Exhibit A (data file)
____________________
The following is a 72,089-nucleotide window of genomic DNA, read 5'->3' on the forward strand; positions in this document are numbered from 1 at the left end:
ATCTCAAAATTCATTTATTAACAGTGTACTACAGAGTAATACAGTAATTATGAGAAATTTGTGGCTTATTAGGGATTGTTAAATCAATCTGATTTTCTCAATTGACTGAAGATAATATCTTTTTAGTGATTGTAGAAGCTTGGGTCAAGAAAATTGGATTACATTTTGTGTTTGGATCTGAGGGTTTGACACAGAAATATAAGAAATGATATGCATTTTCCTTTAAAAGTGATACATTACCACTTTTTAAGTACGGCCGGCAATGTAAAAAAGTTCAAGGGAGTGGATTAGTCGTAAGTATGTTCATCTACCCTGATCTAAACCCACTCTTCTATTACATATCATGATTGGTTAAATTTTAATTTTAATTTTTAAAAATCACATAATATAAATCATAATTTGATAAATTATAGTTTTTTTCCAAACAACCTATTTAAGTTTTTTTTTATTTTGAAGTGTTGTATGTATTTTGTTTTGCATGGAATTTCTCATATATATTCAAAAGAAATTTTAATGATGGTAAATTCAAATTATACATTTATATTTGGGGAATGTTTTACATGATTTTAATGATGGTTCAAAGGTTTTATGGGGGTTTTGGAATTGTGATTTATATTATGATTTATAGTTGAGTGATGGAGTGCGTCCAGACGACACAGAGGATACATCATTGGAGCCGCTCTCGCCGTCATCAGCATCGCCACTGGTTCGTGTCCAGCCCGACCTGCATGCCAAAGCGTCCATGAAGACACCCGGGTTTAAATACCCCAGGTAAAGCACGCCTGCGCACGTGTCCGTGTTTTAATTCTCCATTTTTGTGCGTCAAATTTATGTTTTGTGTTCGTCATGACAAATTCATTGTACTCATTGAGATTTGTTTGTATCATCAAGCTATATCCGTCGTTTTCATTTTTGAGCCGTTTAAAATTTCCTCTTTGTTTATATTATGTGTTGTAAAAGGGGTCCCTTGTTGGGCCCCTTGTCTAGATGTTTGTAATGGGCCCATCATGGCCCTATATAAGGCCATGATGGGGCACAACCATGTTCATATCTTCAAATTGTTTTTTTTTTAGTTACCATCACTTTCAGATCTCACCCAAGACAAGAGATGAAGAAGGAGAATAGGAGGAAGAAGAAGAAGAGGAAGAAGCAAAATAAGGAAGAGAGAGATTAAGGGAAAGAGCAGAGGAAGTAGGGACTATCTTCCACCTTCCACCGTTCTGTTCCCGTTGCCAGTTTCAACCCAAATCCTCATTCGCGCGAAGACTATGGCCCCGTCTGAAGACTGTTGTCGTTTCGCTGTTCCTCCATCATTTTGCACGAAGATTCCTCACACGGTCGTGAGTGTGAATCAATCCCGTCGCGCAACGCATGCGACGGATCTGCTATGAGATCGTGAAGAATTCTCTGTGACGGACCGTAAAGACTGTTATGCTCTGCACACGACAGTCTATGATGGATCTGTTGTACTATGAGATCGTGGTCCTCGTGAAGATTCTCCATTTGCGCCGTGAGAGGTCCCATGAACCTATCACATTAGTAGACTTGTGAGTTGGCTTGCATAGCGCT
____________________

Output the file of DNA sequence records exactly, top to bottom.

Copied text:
The following is a 72,089-nucleotide window of genomic DNA, read 5'->3' on the forward strand; positions in this document are numbered from 1 at the left end:
ATCTCAAAATTCATTTATTAACAGTGTACTACAGAGTAATACAGTAATTATGAGAAATTTGTGGCTTATTAGGGATTGTTAAATCAATCTGATTTTCTCAATTGACTGAAGATAATATCTTTTTAGTGATTGTAGAAGCTTGGGTCAAGAAAATTGGATTACATTTTGTGTTTGGATCTGAGGGTTTGACACAGAAATATAAGAAATGATATGCATTTTCCTTTAAAAGTGATACATTACCACTTTTTAAGTACGGCCGGCAATGTAAAAAAGTTCAAGGGAGTGGATTAGTCGTAAGTATGTTCATCTACCCTGATCTAAACCCACTCTTCTATTACATATCATGATTGGTTAAATTTTAATTTTAATTTTTAAAAATCACATAATATAAATCATAATTTGATAAATTATAGTTTTTTTCCAAACAACCTATTTAAGTTTTTTTTTATTTTGAAGTGTTGTATGTATTTTGTTTTGCATGGAATTTCTCATATATATTCAAAAGAAATTTTAATGATGGTAAATTCAAATTATACATTTATATTTGGGGAATGTTTTACATGATTTTAATGATGGTTCAAAGGTTTTATGGGGGTTTTGGAATTGTGATTTATATTATGATTTATAGTTGAGTGATGGAGTGCGTCCAGACGACACAGAGGATACATCATTGGAGCCGCTCTCGCCGTCATCAGCATCGCCACTGGTTCGTGTCCAGCCCGACCTGCATGCCAAAGCGTCCATGAAGACACCCGGGTTTAAATACCCCAGGTAAAGCACGCCTGCGCACGTGTCCGTGTTTTAATTCTCCATTTTTGTGCGTCAAATTTATGTTTTGTGTTCGTCATGACAAATTCATTGTACTCATTGAGATTTGTTTGTATCATCAAGCTATATCCGTCGTTTTCATTTTTGAGCCGTTTAAAATTTCCTCTTTGTTTATATTATGTGTTGTAAAAGGGGTCCCTTGTTGGGCCCCTTGTCTAGATGTTTGTAATGGGCCCATCATGGCCCTATATAAGGCCATGATGGGGCACAACCATGTTCATATCTTCAAATTGTTTTTTTTTTAGTTACCATCACTTTCAGATCTCACCCAAGACAAGAGATGAAGAAGGAGAATAGGAGGAAGAAGAAGAAGAGGAAGAAGCAAAATAAGGAAGAGAGAGATTAAGGGAAAGAGCAGAGGAAGTAGGGACTATCTTCCACCTTCCACCGTTCTGTTCCCGTTGCCAGTTTCAACCCAAATCCTCATTCGCGCGAAGACTATGGCCCCGTCTGAAGACTGTTGTCGTTTCGCTGTTCCTCCATCATTTTGCACGAAGATTCCTCACACGGTCGTGAGTGTGAATCAATCCCGTCGCGCAACGCATGCGACGGATCTGCTATGAGATCGTGAAGAATTCTCTGTGACGGACCGTAAAGACTGTTATGCTCTGCACACGACAGTCTATGATGGATCTGTTGTACTATGAGATCGTGGTCCTCGTGAAGATTCTCCATTTGCGCCGTGAGAGGTCCCATGAACCTATCACATTAGTAGACTTGTGAGTTGGCTTGCATAGCGCT